Putting aside all the fuss about whether al-Magrahi is guilty or not and all the inter-nation dealings (Mandelson recently visited Gaddafis’ son), I think al-Magrahi should be released on compassionate grounds.

i) He is dying. He is not a danger to anyone.

ii) Ever heard of ‘taking the moral high-ground’? If al-Magrahi is released, especially on compassionate grounds, how does that make us look? Like a bunch of pussies or ‘Good People’?

ii) I don’t think we should be taking lectures on incarceration from a country that wants to lock someone up for up to 60 years for an offence that i) wasn’t about money, ii) wasn’t about power, iii) didn’t blow anything up or iv) didn’t kill anyone.

the right thing

July 10th, 2009 § 1 comment § permalink

Jan Moir is comparing the way people reacted to the death of Michael Jackson and the hysteria, the luvvies and all the glitz of his memorial to the quiet dignity of people stopping in the street whilst two recent British casualties of the the war in Afghanistan as they passed through Wootton Bassett.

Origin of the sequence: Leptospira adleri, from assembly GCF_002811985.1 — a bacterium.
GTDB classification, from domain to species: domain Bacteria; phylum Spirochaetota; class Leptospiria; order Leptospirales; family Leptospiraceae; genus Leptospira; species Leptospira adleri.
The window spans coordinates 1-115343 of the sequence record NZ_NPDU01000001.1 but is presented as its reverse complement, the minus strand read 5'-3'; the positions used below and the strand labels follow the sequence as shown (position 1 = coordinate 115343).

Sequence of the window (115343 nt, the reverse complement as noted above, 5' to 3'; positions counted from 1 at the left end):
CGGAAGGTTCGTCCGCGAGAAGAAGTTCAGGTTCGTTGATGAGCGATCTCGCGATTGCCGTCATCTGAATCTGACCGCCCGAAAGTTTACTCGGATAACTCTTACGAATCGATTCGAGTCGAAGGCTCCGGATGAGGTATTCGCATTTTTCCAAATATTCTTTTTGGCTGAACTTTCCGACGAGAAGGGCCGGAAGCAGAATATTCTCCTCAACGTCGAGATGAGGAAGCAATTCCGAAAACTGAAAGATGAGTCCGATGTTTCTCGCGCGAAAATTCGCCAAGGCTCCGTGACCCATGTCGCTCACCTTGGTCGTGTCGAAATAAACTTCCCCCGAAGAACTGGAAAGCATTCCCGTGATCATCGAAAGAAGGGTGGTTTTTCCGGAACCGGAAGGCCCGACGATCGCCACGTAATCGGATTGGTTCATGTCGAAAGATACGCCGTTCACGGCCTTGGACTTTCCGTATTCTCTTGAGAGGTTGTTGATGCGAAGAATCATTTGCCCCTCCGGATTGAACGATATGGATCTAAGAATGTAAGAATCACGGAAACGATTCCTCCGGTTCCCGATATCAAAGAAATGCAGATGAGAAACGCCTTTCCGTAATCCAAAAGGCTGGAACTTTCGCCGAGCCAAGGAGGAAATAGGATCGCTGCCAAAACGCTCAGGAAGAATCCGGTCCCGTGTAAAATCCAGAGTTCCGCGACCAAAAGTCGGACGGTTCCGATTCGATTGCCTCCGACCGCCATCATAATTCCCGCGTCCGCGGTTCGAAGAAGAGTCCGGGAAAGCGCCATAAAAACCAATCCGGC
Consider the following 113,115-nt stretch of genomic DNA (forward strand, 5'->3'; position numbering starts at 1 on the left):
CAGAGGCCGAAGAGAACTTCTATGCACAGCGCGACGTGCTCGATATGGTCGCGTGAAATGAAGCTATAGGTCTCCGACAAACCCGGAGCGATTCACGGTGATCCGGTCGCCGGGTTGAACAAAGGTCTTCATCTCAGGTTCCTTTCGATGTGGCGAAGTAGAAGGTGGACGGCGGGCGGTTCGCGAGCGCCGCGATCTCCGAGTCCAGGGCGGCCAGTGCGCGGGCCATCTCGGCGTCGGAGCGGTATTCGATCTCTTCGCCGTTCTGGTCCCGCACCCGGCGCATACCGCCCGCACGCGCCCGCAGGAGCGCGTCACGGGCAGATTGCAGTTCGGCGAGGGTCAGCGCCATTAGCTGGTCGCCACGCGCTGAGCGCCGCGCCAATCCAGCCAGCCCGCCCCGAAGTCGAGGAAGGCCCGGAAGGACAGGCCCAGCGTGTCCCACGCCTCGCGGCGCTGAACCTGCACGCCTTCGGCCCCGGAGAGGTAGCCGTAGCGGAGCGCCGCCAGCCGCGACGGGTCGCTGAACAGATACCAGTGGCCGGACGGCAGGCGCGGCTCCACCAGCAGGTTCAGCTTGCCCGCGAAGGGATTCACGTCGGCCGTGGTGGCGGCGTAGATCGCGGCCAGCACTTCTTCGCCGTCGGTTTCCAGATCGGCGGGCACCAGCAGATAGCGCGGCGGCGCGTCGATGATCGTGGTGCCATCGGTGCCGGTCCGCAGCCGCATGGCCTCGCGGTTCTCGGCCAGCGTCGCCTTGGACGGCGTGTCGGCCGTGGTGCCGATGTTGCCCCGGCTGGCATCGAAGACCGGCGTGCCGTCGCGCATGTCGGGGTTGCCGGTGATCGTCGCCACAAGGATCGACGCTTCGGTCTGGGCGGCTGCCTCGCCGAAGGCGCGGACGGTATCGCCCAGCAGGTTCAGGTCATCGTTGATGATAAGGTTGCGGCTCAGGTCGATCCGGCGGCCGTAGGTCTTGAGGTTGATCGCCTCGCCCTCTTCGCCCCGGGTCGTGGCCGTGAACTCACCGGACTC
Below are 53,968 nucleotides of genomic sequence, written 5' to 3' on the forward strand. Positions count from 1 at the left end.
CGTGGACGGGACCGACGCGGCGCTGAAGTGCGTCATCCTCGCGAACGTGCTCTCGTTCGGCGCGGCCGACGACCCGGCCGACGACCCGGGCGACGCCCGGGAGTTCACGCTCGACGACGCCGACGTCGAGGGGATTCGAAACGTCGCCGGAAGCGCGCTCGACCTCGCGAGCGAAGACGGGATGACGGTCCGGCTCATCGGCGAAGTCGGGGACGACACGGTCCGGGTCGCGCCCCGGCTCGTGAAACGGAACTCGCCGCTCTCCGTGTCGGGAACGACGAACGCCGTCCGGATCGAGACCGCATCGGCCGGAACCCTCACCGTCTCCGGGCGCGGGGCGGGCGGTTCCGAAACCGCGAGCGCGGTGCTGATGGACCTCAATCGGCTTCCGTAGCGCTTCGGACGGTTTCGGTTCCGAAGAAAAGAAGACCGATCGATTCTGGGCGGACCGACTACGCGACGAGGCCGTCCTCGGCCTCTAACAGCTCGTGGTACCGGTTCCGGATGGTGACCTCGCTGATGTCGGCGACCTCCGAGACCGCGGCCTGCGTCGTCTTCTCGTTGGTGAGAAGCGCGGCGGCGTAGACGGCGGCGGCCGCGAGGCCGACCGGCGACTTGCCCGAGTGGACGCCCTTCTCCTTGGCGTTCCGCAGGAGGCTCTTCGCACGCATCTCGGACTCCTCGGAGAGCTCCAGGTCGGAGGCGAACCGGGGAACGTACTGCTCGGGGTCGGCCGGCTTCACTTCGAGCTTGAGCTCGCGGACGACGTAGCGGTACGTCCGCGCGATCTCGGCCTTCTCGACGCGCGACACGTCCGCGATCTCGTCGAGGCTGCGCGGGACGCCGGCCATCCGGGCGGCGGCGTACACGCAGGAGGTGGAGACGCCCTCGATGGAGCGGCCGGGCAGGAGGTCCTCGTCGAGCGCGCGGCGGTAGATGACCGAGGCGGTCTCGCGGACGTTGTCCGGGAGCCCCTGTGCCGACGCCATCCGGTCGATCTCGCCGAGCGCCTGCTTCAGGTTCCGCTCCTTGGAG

These very different types of remembrance tell us much about society and celebrity.

But most of all, they tell us about the quiet, steadfast decency of ordinary British people who, left to their own devices, will almost always do the right thing.

I’m not a sociologist or a psychologist or any other ‘-ologist’, but is talking complete bollox.

I’m sure the Americans don’t have MJ style concerts for their war dead. They probably have quiet diginfied affairs as well.

As for ‘left to our own devices, will almost always do the right thing’, I have one word:


The BNP Defence ‘policy’

June 5th, 2009 § 6 comments § permalink

The BNP Defence Policy…

British soldiers’ lives are one of the most valuable assets this nation has, and should only be risked in conflicts in which British interests are directly affected.

This simple and logical core belief is paramount to the British National Party’s defence policy, which demands self-sufficiency for our island nation in all aspects.

‘Self-sufficiency’ in all aspects? How do you propose to go about that then? No country can be self sufficient in everything. In their ‘How the BNP will Rebuild Britains Economy’ they say…

the BNP calls for the selective exclusion of foreign-made goods from British markets and the reduction of foreign imports. We will ensure that our manufactured goods are, wherever possible, produced in British factories, employing British workers.

That’s not quite the same as being self sufficient in all respects, is it? Again, back to the defence policy..